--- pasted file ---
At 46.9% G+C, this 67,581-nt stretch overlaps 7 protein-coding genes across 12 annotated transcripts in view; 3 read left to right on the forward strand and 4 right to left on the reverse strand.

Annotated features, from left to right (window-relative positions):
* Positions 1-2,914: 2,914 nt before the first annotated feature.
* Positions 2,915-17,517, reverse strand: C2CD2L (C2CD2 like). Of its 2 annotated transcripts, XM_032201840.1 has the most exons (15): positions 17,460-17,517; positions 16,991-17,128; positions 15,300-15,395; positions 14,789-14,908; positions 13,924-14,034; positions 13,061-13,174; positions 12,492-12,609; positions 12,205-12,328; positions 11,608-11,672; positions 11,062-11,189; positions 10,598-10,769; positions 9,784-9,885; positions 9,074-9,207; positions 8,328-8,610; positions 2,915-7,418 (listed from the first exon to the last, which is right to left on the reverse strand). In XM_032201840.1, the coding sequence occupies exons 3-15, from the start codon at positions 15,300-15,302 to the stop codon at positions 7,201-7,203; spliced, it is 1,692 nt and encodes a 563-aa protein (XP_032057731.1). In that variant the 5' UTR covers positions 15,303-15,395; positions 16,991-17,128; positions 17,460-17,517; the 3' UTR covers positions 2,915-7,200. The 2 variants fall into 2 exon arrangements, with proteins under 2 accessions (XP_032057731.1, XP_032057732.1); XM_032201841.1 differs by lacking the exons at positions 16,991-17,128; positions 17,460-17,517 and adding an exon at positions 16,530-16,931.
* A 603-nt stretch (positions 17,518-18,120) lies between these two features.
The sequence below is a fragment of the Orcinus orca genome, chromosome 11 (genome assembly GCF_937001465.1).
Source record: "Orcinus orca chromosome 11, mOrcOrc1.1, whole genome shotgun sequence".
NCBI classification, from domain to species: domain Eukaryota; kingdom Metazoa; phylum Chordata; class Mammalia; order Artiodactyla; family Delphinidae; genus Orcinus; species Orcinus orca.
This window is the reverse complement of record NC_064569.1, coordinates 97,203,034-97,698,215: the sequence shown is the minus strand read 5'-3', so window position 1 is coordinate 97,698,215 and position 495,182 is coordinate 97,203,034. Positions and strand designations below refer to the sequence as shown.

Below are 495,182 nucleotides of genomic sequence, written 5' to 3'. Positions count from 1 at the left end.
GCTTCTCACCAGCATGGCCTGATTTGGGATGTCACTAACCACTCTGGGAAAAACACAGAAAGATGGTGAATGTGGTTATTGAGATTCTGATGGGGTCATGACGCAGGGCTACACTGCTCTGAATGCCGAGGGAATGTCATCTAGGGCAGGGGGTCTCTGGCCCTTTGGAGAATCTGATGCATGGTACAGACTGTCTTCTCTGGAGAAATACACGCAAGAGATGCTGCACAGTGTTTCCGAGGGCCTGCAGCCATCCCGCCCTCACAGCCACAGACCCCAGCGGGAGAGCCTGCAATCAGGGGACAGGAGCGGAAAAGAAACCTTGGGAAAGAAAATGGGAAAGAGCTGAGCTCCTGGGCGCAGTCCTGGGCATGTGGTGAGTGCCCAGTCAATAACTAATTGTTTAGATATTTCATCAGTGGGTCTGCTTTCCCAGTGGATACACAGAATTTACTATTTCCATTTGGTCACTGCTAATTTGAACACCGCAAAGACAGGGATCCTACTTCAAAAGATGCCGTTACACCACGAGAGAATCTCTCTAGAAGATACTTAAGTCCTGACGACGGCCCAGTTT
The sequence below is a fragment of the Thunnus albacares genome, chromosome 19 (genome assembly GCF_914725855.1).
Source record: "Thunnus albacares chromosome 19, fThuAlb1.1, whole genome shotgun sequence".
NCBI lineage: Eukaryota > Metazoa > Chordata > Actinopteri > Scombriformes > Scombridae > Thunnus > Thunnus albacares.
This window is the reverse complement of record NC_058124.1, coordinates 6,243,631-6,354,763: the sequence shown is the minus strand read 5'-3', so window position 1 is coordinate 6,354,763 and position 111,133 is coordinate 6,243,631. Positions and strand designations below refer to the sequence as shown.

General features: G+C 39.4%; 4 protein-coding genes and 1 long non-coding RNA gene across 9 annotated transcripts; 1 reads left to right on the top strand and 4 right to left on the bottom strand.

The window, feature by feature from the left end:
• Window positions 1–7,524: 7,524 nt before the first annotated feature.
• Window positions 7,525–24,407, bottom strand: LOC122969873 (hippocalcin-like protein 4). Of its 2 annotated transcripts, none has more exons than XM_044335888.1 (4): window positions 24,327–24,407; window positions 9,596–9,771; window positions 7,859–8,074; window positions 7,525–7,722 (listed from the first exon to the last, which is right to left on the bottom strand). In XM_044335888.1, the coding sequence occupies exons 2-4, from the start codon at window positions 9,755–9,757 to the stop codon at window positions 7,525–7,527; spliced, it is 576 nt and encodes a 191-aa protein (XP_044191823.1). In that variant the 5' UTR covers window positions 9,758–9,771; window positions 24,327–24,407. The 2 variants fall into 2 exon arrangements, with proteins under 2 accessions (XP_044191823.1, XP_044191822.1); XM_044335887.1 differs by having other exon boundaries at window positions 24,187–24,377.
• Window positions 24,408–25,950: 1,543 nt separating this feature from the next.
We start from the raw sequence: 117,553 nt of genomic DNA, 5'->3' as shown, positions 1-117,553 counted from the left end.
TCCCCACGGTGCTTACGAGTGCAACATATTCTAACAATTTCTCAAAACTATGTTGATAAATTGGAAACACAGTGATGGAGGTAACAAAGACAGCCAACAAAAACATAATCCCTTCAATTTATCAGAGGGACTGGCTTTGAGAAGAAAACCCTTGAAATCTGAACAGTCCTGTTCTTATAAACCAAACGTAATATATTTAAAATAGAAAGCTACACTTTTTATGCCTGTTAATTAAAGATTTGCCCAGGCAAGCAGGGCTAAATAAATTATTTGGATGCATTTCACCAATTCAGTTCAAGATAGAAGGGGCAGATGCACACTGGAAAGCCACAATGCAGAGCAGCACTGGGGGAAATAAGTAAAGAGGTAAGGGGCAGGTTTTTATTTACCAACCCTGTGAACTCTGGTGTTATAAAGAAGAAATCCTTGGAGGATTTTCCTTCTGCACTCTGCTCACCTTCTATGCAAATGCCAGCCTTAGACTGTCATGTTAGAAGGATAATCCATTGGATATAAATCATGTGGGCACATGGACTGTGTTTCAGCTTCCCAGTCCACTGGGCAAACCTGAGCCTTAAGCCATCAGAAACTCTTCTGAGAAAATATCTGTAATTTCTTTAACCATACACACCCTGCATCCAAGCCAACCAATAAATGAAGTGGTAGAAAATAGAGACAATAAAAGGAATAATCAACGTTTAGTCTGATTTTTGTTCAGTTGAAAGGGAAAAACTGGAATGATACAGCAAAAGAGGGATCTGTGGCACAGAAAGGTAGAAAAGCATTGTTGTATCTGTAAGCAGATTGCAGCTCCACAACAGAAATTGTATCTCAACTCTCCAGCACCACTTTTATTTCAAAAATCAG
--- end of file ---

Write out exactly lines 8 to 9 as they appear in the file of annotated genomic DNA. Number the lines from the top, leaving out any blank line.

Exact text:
NCBI classification, from domain to species: domain Eukaryota; kingdom Metazoa; phylum Chordata; class Mammalia; order Artiodactyla; family Delphinidae; genus Orcinus; species Orcinus orca.
This window is the reverse complement of record NC_064569.1, coordinates 97,203,034-97,698,215: the sequence shown is the minus strand read 5'-3', so window position 1 is coordinate 97,698,215 and position 495,182 is coordinate 97,203,034. Positions and strand designations below refer to the sequence as shown.